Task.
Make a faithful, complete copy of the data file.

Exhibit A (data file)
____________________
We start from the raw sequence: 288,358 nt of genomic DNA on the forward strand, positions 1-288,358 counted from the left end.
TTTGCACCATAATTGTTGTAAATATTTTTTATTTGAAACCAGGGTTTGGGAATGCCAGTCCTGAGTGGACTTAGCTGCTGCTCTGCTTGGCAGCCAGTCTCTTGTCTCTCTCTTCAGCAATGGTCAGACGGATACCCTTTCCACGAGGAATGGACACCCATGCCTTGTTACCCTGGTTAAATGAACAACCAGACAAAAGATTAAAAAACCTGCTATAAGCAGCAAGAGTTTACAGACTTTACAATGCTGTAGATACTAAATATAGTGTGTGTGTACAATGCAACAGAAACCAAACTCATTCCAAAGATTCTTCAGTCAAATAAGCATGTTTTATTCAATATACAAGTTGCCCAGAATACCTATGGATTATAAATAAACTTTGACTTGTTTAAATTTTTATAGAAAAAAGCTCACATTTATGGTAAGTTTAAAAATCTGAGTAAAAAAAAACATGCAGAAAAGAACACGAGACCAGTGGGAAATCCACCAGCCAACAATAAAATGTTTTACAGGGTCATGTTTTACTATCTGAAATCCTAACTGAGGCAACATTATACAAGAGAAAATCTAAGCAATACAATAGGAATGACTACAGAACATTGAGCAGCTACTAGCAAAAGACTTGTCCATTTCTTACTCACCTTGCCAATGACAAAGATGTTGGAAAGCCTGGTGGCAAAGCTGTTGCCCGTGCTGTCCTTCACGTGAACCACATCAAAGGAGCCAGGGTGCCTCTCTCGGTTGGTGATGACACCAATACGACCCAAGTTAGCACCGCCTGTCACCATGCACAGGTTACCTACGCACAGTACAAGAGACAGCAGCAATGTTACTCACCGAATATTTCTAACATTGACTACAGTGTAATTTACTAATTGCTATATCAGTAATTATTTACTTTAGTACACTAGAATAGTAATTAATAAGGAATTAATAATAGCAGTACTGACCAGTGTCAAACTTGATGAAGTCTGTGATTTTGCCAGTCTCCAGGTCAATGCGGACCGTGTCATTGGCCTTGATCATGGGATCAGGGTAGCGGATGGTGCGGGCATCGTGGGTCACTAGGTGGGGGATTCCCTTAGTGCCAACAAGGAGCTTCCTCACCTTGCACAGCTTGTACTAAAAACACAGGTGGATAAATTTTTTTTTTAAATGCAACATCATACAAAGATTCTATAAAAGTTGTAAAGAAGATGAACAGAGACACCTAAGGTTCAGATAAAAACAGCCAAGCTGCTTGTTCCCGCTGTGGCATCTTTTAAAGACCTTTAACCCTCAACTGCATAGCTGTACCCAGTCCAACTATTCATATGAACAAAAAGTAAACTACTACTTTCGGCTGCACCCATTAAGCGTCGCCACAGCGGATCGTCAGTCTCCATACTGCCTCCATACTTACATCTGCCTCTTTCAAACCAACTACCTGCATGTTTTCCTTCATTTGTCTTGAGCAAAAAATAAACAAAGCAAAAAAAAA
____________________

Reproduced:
We start from the raw sequence: 288,358 nt of genomic DNA on the forward strand, positions 1-288,358 counted from the left end.
TTTGCACCATAATTGTTGTAAATATTTTTTATTTGAAACCAGGGTTTGGGAATGCCAGTCCTGAGTGGACTTAGCTGCTGCTCTGCTTGGCAGCCAGTCTCTTGTCTCTCTCTTCAGCAATGGTCAGACGGATACCCTTTCCACGAGGAATGGACACCCATGCCTTGTTACCCTGGTTAAATGAACAACCAGACAAAAGATTAAAAAACCTGCTATAAGCAGCAAGAGTTTACAGACTTTACAATGCTGTAGATACTAAATATAGTGTGTGTGTACAATGCAACAGAAACCAAACTCATTCCAAAGATTCTTCAGTCAAATAAGCATGTTTTATTCAATATACAAGTTGCCCAGAATACCTATGGATTATAAATAAACTTTGACTTGTTTAAATTTTTATAGAAAAAAGCTCACATTTATGGTAAGTTTAAAAATCTGAGTAAAAAAAAACATGCAGAAAAGAACACGAGACCAGTGGGAAATCCACCAGCCAACAATAAAATGTTTTACAGGGTCATGTTTTACTATCTGAAATCCTAACTGAGGCAACATTATACAAGAGAAAATCTAAGCAATACAATAGGAATGACTACAGAACATTGAGCAGCTACTAGCAAAAGACTTGTCCATTTCTTACTCACCTTGCCAATGACAAAGATGTTGGAAAGCCTGGTGGCAAAGCTGTTGCCCGTGCTGTCCTTCACGTGAACCACATCAAAGGAGCCAGGGTGCCTCTCTCGGTTGGTGATGACACCAATACGACCCAAGTTAGCACCGCCTGTCACCATGCACAGGTTACCTACGCACAGTACAAGAGACAGCAGCAATGTTACTCACCGAATATTTCTAACATTGACTACAGTGTAATTTACTAATTGCTATATCAGTAATTATTTACTTTAGTACACTAGAATAGTAATTAATAAGGAATTAATAATAGCAGTACTGACCAGTGTCAAACTTGATGAAGTCTGTGATTTTGCCAGTCTCCAGGTCAATGCGGACCGTGTCATTGGCCTTGATCATGGGATCAGGGTAGCGGATGGTGCGGGCATCGTGGGTCACTAGGTGGGGGATTCCCTTAGTGCCAACAAGGAGCTTCCTCACCTTGCACAGCTTGTACTAAAAACACAGGTGGATAAATTTTTTTTTTAAATGCAACATCATACAAAGATTCTATAAAAGTTGTAAAGAAGATGAACAGAGACACCTAAGGTTCAGATAAAAACAGCCAAGCTGCTTGTTCCCGCTGTGGCATCTTTTAAAGACCTTTAACCCTCAACTGCATAGCTGTACCCAGTCCAACTATTCATATGAACAAAAAGTAAACTACTACTTTCGGCTGCACCCATTAAGCGTCGCCACAGCGGATCGTCAGTCTCCATACTGCCTCCATACTTACATCTGCCTCTTTCAAACCAACTACCTGCATGTTTTCCTTCATTTGTCTTGAGCAAAAAATAAACAAAGCAAAAAAAAA